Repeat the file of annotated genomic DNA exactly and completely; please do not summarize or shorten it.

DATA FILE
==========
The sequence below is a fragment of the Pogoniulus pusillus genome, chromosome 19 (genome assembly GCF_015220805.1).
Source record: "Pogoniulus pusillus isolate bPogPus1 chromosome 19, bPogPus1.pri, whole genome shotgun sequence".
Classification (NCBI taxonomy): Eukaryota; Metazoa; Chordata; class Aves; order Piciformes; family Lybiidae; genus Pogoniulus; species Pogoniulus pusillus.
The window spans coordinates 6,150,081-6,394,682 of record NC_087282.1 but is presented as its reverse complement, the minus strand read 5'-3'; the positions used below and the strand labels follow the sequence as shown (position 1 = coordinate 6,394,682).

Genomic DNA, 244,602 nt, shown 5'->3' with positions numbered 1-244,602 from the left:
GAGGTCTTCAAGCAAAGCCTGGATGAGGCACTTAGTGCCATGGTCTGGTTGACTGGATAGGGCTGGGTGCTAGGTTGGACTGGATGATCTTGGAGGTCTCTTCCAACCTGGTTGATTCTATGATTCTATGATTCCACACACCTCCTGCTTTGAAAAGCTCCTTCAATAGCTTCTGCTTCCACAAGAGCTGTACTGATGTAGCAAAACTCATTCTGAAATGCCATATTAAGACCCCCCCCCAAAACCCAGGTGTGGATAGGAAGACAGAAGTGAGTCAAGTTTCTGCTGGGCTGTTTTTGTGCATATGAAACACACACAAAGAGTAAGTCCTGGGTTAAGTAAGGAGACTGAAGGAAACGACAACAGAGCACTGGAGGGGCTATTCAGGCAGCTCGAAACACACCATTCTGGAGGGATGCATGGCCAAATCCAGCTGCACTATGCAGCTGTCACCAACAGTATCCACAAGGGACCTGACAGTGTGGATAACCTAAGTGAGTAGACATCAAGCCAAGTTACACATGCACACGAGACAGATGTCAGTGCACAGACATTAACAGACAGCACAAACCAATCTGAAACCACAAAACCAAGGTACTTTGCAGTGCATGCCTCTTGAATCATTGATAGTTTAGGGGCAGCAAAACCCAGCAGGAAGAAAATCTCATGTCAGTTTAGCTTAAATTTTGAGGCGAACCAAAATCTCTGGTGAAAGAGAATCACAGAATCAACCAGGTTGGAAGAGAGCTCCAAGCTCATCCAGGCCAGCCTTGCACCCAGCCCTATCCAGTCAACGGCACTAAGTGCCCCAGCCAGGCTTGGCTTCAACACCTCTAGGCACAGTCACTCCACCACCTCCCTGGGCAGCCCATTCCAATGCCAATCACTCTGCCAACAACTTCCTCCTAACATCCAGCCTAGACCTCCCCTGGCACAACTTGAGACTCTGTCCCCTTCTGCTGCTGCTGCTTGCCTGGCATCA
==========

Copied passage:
The sequence below is a fragment of the Pogoniulus pusillus genome, chromosome 19 (genome assembly GCF_015220805.1).
Source record: "Pogoniulus pusillus isolate bPogPus1 chromosome 19, bPogPus1.pri, whole genome shotgun sequence".
Classification (NCBI taxonomy): Eukaryota; Metazoa; Chordata; class Aves; order Piciformes; family Lybiidae; genus Pogoniulus; species Pogoniulus pusillus.
The window spans coordinates 6,150,081-6,394,682 of record NC_087282.1 but is presented as its reverse complement, the minus strand read 5'-3'; the positions used below and the strand labels follow the sequence as shown (position 1 = coordinate 6,394,682).

Genomic DNA, 244,602 nt, shown 5'->3' with positions numbered 1-244,602 from the left:
GAGGTCTTCAAGCAAAGCCTGGATGAGGCACTTAGTGCCATGGTCTGGTTGACTGGATAGGGCTGGGTGCTAGGTTGGACTGGATGATCTTGGAGGTCTCTTCCAACCTGGTTGATTCTATGATTCTATGATTCCACACACCTCCTGCTTTGAAAAGCTCCTTCAATAGCTTCTGCTTCCACAAGAGCTGTACTGATGTAGCAAAACTCATTCTGAAATGCCATATTAAGACCCCCCCCCAAAACCCAGGTGTGGATAGGAAGACAGAAGTGAGTCAAGTTTCTGCTGGGCTGTTTTTGTGCATATGAAACACACACAAAGAGTAAGTCCTGGGTTAAGTAAGGAGACTGAAGGAAACGACAACAGAGCACTGGAGGGGCTATTCAGGCAGCTCGAAACACACCATTCTGGAGGGATGCATGGCCAAATCCAGCTGCACTATGCAGCTGTCACCAACAGTATCCACAAGGGACCTGACAGTGTGGATAACCTAAGTGAGTAGACATCAAGCCAAGTTACACATGCACACGAGACAGATGTCAGTGCACAGACATTAACAGACAGCACAAACCAATCTGAAACCACAAAACCAAGGTACTTTGCAGTGCATGCCTCTTGAATCATTGATAGTTTAGGGGCAGCAAAACCCAGCAGGAAGAAAATCTCATGTCAGTTTAGCTTAAATTTTGAGGCGAACCAAAATCTCTGGTGAAAGAGAATCACAGAATCAACCAGGTTGGAAGAGAGCTCCAAGCTCATCCAGGCCAGCCTTGCACCCAGCCCTATCCAGTCAACGGCACTAAGTGCCCCAGCCAGGCTTGGCTTCAACACCTCTAGGCACAGTCACTCCACCACCTCCCTGGGCAGCCCATTCCAATGCCAATCACTCTGCCAACAACTTCCTCCTAACATCCAGCCTAGACCTCCCCTGGCACAACTTGAGACTCTGTCCCCTTCTGCTGCTGCTGCTTGCCTGGCATCA